Last week our friends Stephen Moore and Phil Kerpen proposed in an op-ed for the Wall Street Journal that President Trump reset the debate on the latest coronavirus relief bill through an Executive Order deferring collection of the payroll tax. We agreed with that idea, in large measure because feckless Senate Republicans had already scuttled a payroll tax cut – their best pro-growth idea – and instead, released a $1 trillion spending bill.
President Trump had already figured out that compromising with Speaker Nancy Pelosi is a fool’s errand, because the House won’t agree to anything that boosts growth and job creation. The Democratic plan he was supposed to “compromise with” includes a six-month extension of the $600-a-week unemployment bonus and $3 trillion in new spending, that would sink the economy and imperil Mr. Trump’s re-election, which of course was the whole idea.
Over the weekend President Trump acted boldly to bypass the congressional dithering and political gamesmanship and announced his own version of the payroll tax deferral, saying, “it is clear that further temporary relief is necessary to support working Americans during these challenging times.”
To that end, the Executive Order directed the Secretary of the Treasury to use his authority to defer certain payroll tax obligations with respect to the American workers most in need – which the Executive Order defined as any employee the amount of whose wages or compensation, as applicable, payable during any bi-weekly pay period generally is “less than $4,000, calculated on a pre-tax basis, or the equivalent amount with respect to other pay periods.”
“This modest, targeted action will put money directly in the pockets of American workers and generate additional incentives for work and employment, right when the money is needed most,” said President Trump.
Predictably. Democrats and the hard Left of Republican anti-Trumpers went nuts when the President announced the Executive Order.
During an interview on Fox News Sunday, Democrat Speaker of the House Nancy Pelosi called the orders “unconstitutional slop.”
“No, in fact, what the president did is – I agreed what the Republican senator said – is unconstitutional slop,” Pelosi said, echoing comments made Saturday by GOP Sen. Ben Sasse of Nebraska.
“While it has the illusion of saying we’re going to have a moratorium on evictions, it says I’m going to ask the folks in charge to study if that’s feasible. While he says he’s going to do the payroll tax, what he’s doing is undermining Social Security and Medicare, so these are illusions,” Pelosi said.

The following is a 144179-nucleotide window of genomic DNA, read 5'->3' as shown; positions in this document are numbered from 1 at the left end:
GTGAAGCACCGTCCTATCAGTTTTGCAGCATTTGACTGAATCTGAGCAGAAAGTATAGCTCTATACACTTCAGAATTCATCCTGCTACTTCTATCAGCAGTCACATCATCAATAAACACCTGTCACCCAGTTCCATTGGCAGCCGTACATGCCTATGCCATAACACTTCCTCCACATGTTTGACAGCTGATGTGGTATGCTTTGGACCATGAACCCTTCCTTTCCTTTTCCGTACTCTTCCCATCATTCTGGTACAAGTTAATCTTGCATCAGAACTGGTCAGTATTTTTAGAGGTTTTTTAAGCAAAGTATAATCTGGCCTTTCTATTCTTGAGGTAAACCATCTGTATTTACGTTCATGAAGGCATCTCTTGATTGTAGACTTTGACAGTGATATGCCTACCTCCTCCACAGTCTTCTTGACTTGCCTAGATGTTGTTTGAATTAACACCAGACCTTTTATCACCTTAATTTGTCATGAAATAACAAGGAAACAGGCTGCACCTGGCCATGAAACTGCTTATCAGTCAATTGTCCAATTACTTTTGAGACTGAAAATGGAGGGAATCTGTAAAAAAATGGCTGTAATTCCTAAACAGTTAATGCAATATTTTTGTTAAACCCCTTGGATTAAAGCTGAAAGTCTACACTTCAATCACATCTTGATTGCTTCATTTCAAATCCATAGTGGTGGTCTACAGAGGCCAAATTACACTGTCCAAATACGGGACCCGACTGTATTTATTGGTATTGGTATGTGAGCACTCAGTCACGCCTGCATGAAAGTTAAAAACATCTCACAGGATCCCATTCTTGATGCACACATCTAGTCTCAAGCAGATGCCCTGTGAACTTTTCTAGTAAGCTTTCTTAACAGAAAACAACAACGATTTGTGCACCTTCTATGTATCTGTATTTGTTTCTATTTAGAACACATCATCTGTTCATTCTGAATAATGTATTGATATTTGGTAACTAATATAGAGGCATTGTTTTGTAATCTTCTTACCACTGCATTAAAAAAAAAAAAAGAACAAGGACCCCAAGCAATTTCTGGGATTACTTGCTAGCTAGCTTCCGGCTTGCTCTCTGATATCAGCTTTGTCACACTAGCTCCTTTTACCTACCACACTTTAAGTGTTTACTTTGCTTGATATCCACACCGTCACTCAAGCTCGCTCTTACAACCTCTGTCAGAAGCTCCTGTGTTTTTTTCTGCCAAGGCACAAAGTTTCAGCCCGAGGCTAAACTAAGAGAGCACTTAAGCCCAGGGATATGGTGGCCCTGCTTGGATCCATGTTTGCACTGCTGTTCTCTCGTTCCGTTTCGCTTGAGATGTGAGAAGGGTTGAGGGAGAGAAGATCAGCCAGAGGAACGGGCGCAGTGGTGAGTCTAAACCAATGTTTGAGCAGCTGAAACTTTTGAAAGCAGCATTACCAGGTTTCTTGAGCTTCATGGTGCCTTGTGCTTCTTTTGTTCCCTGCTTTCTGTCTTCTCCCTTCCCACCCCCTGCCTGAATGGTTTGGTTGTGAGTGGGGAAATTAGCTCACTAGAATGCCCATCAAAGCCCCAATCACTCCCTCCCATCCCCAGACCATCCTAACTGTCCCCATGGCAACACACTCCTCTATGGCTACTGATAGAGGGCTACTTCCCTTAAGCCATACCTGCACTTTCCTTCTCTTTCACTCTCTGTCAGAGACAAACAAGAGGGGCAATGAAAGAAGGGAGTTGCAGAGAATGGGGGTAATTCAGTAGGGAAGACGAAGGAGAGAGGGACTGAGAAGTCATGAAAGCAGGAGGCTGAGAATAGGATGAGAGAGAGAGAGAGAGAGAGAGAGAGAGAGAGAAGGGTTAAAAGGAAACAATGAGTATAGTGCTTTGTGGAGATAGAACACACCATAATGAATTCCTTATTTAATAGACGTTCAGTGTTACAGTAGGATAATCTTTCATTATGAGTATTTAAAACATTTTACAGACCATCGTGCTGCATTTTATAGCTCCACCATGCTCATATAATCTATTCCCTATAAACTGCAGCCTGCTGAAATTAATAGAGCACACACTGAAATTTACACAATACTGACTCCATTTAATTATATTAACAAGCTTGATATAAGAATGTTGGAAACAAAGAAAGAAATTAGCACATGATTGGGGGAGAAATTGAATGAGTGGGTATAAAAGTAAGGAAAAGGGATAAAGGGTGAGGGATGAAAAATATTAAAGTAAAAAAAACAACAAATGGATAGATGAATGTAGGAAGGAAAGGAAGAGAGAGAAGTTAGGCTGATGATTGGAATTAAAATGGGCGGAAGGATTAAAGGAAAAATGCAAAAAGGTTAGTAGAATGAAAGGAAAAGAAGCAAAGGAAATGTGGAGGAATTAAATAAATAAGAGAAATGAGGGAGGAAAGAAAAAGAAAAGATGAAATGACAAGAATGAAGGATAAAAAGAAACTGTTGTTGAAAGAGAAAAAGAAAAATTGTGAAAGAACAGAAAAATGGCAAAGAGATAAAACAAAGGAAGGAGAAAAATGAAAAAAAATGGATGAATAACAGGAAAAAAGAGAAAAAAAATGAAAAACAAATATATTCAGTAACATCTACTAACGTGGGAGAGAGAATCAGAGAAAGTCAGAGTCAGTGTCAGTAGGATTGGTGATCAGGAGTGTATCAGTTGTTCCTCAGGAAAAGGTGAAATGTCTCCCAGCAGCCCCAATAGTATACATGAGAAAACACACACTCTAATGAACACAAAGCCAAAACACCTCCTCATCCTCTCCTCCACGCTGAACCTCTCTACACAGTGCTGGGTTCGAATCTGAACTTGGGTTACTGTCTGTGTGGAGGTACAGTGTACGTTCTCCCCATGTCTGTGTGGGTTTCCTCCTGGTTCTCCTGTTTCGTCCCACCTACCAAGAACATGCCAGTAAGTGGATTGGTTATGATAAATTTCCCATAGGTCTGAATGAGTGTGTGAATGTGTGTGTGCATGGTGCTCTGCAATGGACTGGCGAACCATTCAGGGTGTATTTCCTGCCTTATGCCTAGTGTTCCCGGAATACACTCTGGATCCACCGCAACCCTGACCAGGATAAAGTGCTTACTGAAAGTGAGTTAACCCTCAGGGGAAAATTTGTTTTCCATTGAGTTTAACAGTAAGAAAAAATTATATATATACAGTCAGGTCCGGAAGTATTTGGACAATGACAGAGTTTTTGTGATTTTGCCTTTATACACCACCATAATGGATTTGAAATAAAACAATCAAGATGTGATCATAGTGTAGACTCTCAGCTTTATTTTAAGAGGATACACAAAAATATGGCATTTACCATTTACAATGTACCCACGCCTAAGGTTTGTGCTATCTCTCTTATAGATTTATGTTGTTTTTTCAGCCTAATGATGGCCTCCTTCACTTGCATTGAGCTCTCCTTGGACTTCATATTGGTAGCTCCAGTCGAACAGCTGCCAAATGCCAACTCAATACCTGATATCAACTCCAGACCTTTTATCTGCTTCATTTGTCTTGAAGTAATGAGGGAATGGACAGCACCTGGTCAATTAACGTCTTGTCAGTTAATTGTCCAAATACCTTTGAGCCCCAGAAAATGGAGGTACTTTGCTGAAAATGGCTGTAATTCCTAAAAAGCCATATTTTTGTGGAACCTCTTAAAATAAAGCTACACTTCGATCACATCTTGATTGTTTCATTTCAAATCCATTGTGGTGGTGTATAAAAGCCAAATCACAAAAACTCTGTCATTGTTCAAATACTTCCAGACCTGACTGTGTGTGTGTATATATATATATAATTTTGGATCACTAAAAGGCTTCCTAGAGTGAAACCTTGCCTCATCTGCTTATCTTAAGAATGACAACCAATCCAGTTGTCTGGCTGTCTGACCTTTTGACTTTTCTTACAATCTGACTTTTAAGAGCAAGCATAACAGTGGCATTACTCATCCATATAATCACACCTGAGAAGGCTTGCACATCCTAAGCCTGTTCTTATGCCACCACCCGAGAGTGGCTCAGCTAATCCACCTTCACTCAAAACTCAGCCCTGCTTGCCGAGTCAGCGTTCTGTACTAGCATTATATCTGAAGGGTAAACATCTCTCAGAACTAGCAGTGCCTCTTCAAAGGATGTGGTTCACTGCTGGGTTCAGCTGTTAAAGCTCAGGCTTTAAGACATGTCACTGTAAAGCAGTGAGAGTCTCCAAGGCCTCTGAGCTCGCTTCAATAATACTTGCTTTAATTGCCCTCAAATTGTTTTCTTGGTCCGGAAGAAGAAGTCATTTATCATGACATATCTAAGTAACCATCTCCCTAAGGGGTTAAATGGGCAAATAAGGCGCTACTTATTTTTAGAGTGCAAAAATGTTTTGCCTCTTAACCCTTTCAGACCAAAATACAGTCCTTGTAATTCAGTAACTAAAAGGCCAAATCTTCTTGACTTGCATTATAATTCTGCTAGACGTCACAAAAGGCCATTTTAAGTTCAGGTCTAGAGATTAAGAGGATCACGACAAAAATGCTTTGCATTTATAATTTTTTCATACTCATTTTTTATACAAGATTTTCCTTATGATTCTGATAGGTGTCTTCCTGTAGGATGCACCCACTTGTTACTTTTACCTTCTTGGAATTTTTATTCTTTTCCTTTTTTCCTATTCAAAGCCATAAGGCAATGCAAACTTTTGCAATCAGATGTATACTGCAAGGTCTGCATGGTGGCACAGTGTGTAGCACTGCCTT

However, the reality is, as President Trump said before signing the orders, negotiations between the White House, and congressional Democrats and Republicans were at an impasse.
“Democrats have refused these offers. What they really want is bailout money for Democrat governors and mayors that have been run very very badly for many years,” Mr. Trump said. President Trump is right, there should be no bailout of poorly managed Democrat states – such as New York, Illinois, and California.
What’s more, President Trump has now made the election a referendum on middle-class taxes – he’s given Americans a tax cut now and can campaign on forgiving the taxes if reelected. And by targeting it to the taxes owed by those making $4,000 or less bi-weekly Democrats can’t credibly call it a tax cut for the rich.
Even better, it gives Republican House and Senate candidates something to campaign on and energizes the Republican base, which has been in a state of near rebellion over the idea of trillions more in spending, which is guaranteed to include billions in Democrat priorities as the price of passage.
The Phase 4 stimulus negotiations – with the focus on trillions in spending – are a train wreck for the GOP. There is no possible positive outcome in “compromising” with the Democrats. This strategy is a game-changer for the economy and the GOP’s congressional election prospects, if Republican candidates are smart enough to embrace it.
We urge CHQ readers and friends to call the White House at 202-456-1111 or use this link to email the White House to let President Trump know you back him and you support this bold move to enact pro-growth economic policy and rearrange the political chessboard for the 2020 election. And while you have the phone in your hand, contact the National Republican Senatorial Committee and the National Republican Congressional Committee and tell them to get GOP Senate and House candidates on board with the President’s pro-growth plan by committing to forgive the deferred taxes in the next Congress.
congress relief bills
national economic emergency
payroll tax cut
Section 7508A of the U.S. Tax Code
Treasury Secretary Steve Mnuchin